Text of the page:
While the world waits for a vaccine against the ancient disease malaria, Terrie E. Taylor is working to save the lives of children who are currently afflicted by the deadliest form of the disease. Taylor, MSU University Distinguished Professor of internal medicine and an osteopathic physician, will use an $8.4 million grant from the National Institute of Allergy and Infectious Diseases, part of the National Institutes of Health to build on her groundbreaking researchthat was published in the New England Journal of Medicine in 2015. Taylor and her team discovered children with cerebral malaria develop massively swollen brains that are forced out through the bottom of the skull and compress the brain stem. The pressure causes the children to stop breathing and die. Read more in MSU Today.

Terrie Taylor's Presentation at World Malaria Day

Terrie Taylor's talk, The Pathogenesis of Fatal Cerebral Malaria: A Few More Pieces of the Puzzle, described her work to characterize and treat this deadly complication among young children in Malawi. In this area of Africa, the burden of disease of malaria falls largely on children between the ages of one and three. Children who develop cerebral malaria experience seizures and often become comatose. Death is usually related to respiratory arrest, although the exact process that leads to death in these children has until recently been somewhat of a mystery. See the full presentation.

New malaria tool shows which kids at greatest risk

Researchers at Michigan State University have identified a test that can determine which children with uncomplicated malaria are more likely to develop cerebral malaria, a life-threatening form of the disease. Read more.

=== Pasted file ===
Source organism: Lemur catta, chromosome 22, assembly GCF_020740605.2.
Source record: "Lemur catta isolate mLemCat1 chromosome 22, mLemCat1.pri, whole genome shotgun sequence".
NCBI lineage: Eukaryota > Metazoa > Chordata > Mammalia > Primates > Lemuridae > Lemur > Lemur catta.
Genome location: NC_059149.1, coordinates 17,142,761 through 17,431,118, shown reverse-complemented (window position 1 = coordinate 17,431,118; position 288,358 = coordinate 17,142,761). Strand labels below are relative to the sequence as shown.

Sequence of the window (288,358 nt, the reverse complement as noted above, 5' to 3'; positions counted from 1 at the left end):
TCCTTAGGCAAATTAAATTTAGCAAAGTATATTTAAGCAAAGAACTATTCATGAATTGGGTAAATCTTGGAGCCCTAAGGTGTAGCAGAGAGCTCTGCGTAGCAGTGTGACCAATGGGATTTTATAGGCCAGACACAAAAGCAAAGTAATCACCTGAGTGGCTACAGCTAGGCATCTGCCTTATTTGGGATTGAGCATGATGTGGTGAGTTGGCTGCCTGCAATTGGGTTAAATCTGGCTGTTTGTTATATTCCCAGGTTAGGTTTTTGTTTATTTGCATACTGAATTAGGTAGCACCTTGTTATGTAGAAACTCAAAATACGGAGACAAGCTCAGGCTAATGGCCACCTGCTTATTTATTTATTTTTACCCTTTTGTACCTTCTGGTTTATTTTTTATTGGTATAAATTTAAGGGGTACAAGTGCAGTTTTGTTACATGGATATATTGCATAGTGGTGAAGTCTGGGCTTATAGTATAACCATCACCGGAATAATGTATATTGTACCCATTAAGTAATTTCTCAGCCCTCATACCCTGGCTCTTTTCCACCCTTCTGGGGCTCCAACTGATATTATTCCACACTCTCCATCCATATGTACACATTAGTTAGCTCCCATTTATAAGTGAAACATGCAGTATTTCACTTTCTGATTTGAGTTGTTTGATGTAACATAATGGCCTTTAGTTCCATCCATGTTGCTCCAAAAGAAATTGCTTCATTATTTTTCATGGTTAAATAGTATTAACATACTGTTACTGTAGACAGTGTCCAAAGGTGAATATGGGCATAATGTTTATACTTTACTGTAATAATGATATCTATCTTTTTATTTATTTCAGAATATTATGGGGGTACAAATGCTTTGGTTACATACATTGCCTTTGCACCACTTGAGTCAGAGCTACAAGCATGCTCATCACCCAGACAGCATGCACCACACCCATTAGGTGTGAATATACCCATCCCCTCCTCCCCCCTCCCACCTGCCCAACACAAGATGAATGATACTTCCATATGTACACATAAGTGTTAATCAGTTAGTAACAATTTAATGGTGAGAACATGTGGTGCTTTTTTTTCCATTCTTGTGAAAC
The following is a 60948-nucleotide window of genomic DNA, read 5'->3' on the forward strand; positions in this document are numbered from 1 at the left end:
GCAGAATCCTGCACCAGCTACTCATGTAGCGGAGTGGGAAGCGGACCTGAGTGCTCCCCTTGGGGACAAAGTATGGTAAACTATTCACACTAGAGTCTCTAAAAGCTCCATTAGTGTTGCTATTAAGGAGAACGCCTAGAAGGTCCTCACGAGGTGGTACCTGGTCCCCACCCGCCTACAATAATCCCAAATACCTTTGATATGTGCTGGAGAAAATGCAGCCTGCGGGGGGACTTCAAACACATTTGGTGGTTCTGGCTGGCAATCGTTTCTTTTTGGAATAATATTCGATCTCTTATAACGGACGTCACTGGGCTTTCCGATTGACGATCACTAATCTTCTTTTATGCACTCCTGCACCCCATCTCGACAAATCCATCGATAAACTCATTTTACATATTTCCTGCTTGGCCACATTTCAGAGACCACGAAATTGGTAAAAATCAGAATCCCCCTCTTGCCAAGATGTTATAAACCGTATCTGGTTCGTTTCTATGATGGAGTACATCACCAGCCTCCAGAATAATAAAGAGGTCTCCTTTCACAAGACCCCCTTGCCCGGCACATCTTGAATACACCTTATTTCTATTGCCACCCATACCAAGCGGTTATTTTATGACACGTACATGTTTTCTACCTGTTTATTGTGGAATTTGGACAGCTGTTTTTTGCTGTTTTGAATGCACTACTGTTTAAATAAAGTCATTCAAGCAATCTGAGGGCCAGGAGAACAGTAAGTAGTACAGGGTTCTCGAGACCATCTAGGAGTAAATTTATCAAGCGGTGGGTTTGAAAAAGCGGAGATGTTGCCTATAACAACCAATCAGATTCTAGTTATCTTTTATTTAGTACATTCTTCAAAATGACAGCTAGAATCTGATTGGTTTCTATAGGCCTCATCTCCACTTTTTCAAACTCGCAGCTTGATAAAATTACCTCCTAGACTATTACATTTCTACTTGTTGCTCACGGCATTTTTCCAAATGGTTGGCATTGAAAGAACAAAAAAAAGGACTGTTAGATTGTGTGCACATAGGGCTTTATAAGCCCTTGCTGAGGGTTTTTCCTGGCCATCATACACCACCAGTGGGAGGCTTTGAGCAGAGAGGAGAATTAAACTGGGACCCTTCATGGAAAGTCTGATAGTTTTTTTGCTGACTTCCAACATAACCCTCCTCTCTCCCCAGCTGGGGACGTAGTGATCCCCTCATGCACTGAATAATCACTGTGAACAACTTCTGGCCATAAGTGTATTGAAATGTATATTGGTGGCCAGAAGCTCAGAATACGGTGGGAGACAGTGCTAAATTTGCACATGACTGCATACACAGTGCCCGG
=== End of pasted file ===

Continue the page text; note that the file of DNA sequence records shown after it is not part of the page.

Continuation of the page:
Uncovering how cerebral malaria damages the brain

Building on more than a quarter century of work in Malawi, work which includes the first systematic magnetic resonance imaging (MRI) studies, Dr. Karl Seydel, a Michigan State University researcher and colleague of Dr. Taylor’s, is traveling to neighboring Zambia to help characterize patients who will undergo MRI scans on a stronger MRI machine. The comparisons between images from patients in Malawi and images from similar patients in Zambia will illuminate our understanding of how malaria damages the pediatric brain. Read more.

Taylor receives national honor for work with malaria in Malawi

For her years of dedicated work in Africa studying and treating malaria, Michigan State University's Terrie Taylor is being honored with a 2011 American Medical Association Foundation Excellence in Medicine Award. Read more.


Karl Seydel and colleague Terrie Taylor with a patient in Malawi, where MSU has been helping people with malaria for 28 years. Photo by Jim Peck.

Karl Seydel and colleague Terrie Taylor with a patient in Malawi, where MSU has been helping people with malaria for 28 years. Photo by Jim Peck.

Terrie Taylor's research
has been featured in
numerous publications.

To view a full list, click here.